And by MJ, I mean Michael Jackson, not Jordan.
It seems Kobe Bryant is back in business with Nike.
Shrewd move on the part of Kobe. The ad includes several "slams" followed by the obligatory number of excercises Kobe will do to "silence" the imagined critic... Kudos also to Eric Neel for the always timely Johnny Cash reference.
This brings up an interesting point about the nature of writing, but of internet writing more specifically. I've noticed that many of the ESPN writers on "Page 2" employ a humorous style to augment their delivery of relatively repetitive sports stories. It has been argued that this "humorous" element is actually an homage to the original internet funnyman, Dan Berger, but I digress... This quick, witty style of delivery catches the reader by its easiness, tricks the lazy, attention-span deprived web surfer into lolling for a few pressure net-minutes in the hammock-like cradle of its blandness...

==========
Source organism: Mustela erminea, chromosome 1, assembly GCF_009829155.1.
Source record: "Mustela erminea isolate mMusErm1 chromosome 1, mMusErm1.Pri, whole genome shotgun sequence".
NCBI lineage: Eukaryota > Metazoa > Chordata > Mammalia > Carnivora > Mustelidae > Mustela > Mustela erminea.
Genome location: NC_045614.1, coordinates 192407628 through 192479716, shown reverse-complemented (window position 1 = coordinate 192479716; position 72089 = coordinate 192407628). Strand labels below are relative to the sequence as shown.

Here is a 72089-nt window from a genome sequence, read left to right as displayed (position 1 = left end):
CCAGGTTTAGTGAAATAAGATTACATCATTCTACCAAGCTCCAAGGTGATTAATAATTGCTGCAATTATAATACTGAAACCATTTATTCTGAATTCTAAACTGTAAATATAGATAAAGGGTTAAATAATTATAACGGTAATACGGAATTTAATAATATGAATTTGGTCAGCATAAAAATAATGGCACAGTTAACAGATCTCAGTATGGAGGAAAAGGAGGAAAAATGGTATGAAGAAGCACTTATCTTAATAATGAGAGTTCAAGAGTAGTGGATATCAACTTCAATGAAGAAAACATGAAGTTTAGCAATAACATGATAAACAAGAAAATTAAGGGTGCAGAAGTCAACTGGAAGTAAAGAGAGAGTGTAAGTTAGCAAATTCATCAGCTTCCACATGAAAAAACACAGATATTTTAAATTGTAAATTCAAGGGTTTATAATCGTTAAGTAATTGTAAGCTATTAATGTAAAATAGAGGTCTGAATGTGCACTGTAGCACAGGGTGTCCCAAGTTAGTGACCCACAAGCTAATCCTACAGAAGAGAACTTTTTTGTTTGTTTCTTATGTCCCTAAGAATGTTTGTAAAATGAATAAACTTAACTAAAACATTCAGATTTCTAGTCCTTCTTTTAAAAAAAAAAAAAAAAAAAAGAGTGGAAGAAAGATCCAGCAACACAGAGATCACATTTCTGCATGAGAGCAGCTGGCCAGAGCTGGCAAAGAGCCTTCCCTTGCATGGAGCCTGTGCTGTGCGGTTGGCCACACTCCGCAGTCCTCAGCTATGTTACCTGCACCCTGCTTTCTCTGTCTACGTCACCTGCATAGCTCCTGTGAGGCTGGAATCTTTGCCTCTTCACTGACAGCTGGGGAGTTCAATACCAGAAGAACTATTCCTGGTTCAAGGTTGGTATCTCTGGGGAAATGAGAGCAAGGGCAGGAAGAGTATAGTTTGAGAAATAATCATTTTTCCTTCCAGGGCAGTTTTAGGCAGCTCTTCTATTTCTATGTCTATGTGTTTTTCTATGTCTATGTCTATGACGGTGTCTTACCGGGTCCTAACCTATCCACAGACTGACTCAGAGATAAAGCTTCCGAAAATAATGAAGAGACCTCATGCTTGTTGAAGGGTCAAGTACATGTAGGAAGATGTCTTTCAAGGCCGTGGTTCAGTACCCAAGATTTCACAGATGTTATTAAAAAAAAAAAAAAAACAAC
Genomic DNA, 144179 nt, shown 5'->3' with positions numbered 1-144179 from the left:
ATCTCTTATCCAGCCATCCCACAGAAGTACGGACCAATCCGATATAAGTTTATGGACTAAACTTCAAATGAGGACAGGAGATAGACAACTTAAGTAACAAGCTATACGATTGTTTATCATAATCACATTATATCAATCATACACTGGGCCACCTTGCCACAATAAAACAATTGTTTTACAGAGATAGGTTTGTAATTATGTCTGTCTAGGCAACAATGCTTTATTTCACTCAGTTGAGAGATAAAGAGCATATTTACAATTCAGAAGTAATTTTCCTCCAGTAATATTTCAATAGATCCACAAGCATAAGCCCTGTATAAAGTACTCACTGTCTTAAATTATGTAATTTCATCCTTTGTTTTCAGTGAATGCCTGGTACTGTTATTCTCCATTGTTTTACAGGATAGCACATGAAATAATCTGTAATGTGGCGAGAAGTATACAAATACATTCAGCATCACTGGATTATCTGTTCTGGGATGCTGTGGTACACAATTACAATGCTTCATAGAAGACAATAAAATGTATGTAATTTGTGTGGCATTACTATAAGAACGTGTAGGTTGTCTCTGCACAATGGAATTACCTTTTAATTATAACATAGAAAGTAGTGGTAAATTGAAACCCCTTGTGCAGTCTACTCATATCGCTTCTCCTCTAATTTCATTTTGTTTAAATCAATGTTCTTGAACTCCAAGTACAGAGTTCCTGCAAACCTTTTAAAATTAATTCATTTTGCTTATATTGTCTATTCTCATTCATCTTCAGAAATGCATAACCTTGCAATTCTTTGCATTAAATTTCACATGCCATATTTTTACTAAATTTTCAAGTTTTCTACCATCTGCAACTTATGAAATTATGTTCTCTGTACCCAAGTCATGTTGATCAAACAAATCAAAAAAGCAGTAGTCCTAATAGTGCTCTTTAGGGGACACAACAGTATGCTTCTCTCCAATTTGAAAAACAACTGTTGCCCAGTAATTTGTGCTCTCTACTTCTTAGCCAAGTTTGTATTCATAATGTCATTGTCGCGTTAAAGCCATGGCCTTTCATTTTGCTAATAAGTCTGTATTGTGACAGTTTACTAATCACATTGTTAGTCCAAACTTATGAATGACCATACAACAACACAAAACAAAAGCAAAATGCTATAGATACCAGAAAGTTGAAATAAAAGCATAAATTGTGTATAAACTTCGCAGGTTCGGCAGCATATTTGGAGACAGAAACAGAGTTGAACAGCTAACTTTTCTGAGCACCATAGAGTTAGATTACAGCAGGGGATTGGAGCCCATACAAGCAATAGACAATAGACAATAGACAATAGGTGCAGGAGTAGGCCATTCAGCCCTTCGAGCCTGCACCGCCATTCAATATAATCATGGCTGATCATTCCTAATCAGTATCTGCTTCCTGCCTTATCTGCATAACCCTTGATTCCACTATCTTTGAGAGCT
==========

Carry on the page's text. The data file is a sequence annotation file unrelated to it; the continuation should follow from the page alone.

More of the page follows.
Personally, I find something very offensive about this style of writing, namely my own susceptibility to its charms. Whenever Bill Simmons makes a 90210 reference, I find myself cringing, then inevitably making a blogpost later about Gabrielle Carteris... I mean, I'm adamantly against this disgusting nostalgic reliance on pop-culture references over sustained, hard-formed, well-opined discourse. Really, I am.
In a sense Death/Media Incarnate has become one man's private reckoning with comedy, a sort of jingoistic fantasy in the spirit of Hans Zimmer. Originally, the intention was to postulate some sort of inimicable link between media exposure and a form of living death. Now it has become a sort of living death I never could have imagined. Slink onward, break only the mirrors that were bent by the inferno's heat.